Some states are separating test design and development from test administration, scoring, and reporting. Specialization like this is a proven approach to managing complex development processes, much like the construction industry uses architects and builders.
Data informs almost everything at Little Falls Township Public Schools in New Jersey, from the electives that are offered to the extracurricular activities available after school.
Last spring, New Meridian hosted a dozen chief state school officers at our annual convening on assessment literacy, which focused on assessment as a lever for equity and change. Interestingly, the topic that prompted the most interest this year was risk and how to manage the many complex components of a state testing program.
Dr. Tracy Gardner, who leads New Meridian’s test design and development efforts, has more than 20 years of operational experience with considerable expertise in measurement, assessment design and development, and psychometrics.
A new report published by Bellwether Education Partners showcases “trailblazing states” that are making big, public reforms around innovation in state assessment.
At an event to score state summative test items, the deep intellectual engagement, regular reference to classroom experience, familiarity with the standards and deep understanding of student development at each grade level was striking.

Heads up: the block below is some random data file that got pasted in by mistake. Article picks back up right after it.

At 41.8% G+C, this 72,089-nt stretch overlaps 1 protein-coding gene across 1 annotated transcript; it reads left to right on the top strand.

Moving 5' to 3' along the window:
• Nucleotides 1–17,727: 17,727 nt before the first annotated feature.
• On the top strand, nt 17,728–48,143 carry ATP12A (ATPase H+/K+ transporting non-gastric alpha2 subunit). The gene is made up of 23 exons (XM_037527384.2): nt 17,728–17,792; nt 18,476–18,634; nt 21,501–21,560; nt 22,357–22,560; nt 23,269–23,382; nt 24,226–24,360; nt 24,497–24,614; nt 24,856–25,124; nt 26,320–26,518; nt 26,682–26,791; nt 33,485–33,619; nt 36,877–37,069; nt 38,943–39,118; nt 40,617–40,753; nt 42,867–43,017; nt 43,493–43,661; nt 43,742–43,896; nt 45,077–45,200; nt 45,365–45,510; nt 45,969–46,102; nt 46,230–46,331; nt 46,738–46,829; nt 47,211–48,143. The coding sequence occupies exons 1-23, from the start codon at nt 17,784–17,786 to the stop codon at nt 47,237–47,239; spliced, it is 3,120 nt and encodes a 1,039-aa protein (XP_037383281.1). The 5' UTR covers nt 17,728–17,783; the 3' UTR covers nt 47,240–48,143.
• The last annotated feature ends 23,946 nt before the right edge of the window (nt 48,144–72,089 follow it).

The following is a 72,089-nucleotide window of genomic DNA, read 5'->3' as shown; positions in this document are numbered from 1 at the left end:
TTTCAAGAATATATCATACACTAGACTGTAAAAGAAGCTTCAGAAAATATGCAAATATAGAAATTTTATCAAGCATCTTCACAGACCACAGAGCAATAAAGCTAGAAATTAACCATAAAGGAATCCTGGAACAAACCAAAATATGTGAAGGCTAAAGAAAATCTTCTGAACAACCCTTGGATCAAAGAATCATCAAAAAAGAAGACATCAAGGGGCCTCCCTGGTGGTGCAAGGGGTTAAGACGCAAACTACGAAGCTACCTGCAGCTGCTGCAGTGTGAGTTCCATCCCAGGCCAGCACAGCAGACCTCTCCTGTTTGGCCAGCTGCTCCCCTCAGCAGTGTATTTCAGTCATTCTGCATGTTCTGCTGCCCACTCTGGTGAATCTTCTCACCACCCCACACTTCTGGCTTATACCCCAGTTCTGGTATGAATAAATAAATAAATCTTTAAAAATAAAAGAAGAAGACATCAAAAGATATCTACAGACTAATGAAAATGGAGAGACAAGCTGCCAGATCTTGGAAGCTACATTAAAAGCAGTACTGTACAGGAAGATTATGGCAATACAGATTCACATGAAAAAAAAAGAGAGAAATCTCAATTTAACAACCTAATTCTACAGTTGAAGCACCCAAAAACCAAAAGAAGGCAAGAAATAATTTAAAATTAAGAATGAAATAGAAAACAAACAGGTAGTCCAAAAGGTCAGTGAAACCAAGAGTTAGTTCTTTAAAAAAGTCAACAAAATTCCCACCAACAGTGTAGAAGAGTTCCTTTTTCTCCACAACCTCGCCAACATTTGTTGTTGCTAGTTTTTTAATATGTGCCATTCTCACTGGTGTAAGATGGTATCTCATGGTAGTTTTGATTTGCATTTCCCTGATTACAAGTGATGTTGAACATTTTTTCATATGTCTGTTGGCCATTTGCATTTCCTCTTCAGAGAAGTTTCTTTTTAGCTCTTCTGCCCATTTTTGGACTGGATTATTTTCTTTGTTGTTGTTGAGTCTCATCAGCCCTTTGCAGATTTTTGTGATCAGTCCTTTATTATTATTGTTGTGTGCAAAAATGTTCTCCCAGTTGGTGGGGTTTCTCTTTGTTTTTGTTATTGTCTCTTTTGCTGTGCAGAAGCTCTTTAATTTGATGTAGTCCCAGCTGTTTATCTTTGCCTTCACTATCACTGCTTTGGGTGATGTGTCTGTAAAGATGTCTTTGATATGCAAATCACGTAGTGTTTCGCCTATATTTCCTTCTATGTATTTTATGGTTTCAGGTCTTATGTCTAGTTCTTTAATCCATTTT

More than 330 tasks were scored over five days by 78 teachers from five states and education systems, all of whom were gathered in Austin, Texas, to review New Meridian test content to be used in their state summative test designs.
New Meridian is proud to participate in the National Conference on Student Assessment sponsored by the Council of Chief State School Officers (CCSSO) next week.
Several times a year, we gives readers an in-depth look at the thought process that goes into the production of New Meridian test questions and performance tasks. The goal is to better understand how test items align with academic standards to produce high-quality assessments.
Roughly 20 million Americans were enrolled in two- and four-year colleges across the United States last year, a figure that sounds impressive until you realize that only about 57 percent of U.S. students actually graduate. More than a third never receive a credential of any kind—and the impact is profound.